Break in Weather Slows California Wildfires
October 25, 2007 07:56 AM - Reuters

LOS ANGELES- California wildfires that have destroyed 1,300 homes and forced the evacuation of 500,000 people raged into a fifth day on Thursday but firefighters seized on a break in the weather to largely halt the march of destruction.

Some 15 fires still blazed across the southern part of the state, lighting up the night sky, but officials said cooler temperatures and weaker winds allowed them to win a measure of control for the first time and that the worst was behind them.

Australian farmers face bankruptcy from drought
October 24, 2007 04:41 PM - Michael Byrnes

WEST WYALONG, Australia (Reuters) - Farmer John Ridley won't be harvesting so much as a bag of wheat this season from fields that stretch to the horizon as Australia's worst drought in 100 years takes its toll on the country's grain belt.

Beneath a cloudless sky, 60-year-old Ridley, a descendant of one of Australia's pioneering farming families, pulls a clump of brittle stubble from the dusty earth.

"It should be this high, waving green in the breeze," he says. "Farmers are in a stunned state at the moment. In a state of disbelief, shock, helplessness."

Ridley's farm is in the epicenter of devastation from the drought, about 500 kilometers (310 miles) west of Sydney. Prime wheat growing territory, the district normally grows much of the wheat that makes Australia the world's second-biggest exporter. Yet this year the district will produce almost nothing.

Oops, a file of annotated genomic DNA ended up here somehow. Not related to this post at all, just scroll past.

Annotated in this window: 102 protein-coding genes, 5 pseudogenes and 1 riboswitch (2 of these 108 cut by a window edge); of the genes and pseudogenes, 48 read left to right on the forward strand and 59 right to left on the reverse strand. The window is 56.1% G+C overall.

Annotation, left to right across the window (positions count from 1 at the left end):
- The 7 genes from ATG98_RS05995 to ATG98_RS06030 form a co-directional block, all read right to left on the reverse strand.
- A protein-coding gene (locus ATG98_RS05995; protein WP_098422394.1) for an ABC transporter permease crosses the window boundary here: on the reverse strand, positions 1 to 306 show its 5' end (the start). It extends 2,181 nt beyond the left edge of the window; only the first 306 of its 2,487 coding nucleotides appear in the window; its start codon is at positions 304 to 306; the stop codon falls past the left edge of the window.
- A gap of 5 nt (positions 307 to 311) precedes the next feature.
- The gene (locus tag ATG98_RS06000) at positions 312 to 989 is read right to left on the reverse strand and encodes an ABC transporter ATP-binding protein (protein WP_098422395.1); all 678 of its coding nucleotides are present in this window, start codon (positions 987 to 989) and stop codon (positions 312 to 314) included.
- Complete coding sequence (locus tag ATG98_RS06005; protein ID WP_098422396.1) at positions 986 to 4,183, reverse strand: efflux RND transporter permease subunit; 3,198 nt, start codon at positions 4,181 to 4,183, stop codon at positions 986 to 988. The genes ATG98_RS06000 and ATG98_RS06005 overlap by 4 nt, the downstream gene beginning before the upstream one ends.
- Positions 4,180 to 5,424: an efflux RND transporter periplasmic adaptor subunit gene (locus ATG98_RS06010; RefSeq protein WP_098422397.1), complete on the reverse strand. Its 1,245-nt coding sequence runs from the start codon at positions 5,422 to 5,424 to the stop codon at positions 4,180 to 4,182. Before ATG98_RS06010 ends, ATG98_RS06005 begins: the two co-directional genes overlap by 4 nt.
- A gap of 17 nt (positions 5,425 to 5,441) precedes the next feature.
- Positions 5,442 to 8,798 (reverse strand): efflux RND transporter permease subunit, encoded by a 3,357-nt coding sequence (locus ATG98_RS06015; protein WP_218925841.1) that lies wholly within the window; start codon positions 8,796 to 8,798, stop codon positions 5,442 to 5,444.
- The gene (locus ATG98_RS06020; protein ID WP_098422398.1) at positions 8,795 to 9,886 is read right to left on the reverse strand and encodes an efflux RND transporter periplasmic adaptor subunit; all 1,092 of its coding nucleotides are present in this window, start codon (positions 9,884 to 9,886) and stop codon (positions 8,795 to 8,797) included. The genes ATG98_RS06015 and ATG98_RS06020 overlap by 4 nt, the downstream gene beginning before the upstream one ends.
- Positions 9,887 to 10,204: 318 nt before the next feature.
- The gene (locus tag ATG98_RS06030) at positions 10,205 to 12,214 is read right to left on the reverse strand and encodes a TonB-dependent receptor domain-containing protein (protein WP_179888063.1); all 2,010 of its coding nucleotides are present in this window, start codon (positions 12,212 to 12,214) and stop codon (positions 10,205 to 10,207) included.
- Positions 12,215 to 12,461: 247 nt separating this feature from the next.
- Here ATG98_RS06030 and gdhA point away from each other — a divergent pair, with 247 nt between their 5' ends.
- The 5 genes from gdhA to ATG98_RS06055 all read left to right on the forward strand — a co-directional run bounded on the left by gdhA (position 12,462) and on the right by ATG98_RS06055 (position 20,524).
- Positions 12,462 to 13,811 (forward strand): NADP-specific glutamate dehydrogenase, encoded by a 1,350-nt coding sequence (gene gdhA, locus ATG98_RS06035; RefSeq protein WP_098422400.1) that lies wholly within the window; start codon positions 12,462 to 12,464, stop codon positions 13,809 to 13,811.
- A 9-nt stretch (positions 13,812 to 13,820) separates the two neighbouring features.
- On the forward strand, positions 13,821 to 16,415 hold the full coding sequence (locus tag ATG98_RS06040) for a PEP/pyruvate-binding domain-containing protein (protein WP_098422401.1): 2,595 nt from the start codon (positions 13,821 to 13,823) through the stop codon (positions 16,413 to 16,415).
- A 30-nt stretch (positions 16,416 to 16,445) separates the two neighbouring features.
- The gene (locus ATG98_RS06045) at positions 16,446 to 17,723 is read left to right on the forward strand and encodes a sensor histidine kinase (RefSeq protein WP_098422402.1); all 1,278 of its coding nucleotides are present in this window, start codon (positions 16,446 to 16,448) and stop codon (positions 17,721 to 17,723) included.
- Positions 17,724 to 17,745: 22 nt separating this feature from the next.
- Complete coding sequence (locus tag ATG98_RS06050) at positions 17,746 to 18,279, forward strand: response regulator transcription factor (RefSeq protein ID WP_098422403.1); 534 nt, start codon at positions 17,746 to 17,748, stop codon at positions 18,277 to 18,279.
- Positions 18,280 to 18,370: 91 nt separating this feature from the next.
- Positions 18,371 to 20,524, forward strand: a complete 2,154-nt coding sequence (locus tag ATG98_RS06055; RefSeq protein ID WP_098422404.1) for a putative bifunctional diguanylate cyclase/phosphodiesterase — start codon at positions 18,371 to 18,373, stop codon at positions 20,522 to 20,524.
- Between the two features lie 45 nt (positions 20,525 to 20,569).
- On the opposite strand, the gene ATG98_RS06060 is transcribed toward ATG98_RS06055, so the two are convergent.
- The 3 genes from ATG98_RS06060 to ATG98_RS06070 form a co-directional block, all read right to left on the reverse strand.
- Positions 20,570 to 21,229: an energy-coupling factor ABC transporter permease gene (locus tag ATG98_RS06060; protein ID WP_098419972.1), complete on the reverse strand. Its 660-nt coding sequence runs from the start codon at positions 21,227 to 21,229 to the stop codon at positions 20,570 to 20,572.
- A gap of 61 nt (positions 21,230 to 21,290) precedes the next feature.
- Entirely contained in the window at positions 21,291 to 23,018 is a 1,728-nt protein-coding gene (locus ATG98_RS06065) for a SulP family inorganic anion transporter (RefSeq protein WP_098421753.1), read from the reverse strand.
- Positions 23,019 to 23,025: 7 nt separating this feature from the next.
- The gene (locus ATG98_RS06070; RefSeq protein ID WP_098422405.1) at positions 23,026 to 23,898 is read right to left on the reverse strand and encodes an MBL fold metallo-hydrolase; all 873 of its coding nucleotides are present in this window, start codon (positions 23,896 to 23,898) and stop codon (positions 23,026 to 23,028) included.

Winds wane as 18 wildfires burn in California
October 24, 2007 04:36 PM - Adam Tanner, Reuters

SAN DIEGO (Reuters) - Dying winds gave California firefighters their first big break on Wednesday after four days battling wildfires, but San Diego faced more calamity as blazes there burned out of control and kept more than half a million evacuees from returning home.

The skies over much of the region were filled with thick, acrid smoke, forcing residents to stay indoors or wear masks.

California Gov. Arnold Schwarzenegger said 18 fires burned on Wednesday and threatened 25,000 structures. Nearly 1,500 homes had already been lost. San Diego bore the brunt of the damage and officials there put losses in excess of $1 billion.

More than 500,000 people have been forced to leave their homes in the biggest mass evacuation in California's modern history.

Six deaths have been reported, while 40 people suffered injuries, many of them firefighters.

White House Accused Of Watering Down Climate Testimony To Congress
October 24, 2007 04:15 PM - Maggie Fox, Health and Science Editor

WASHINGTON (Reuters) - The White House watered down climate change testimony to Congress - testimony by the head of the CDC -- the U.S. Centers for Disease Control and Prevention. The changes were made before the testimony was delivered, according to a watchdog group Both the CD and White House deny it.

The anti-nuclear group Physicians for Social Responsibility said White House officials had forced CDC director Dr. Julie Gerberding to remove specific references about the effects of climate change from Tuesday's testimony to a Senate committee.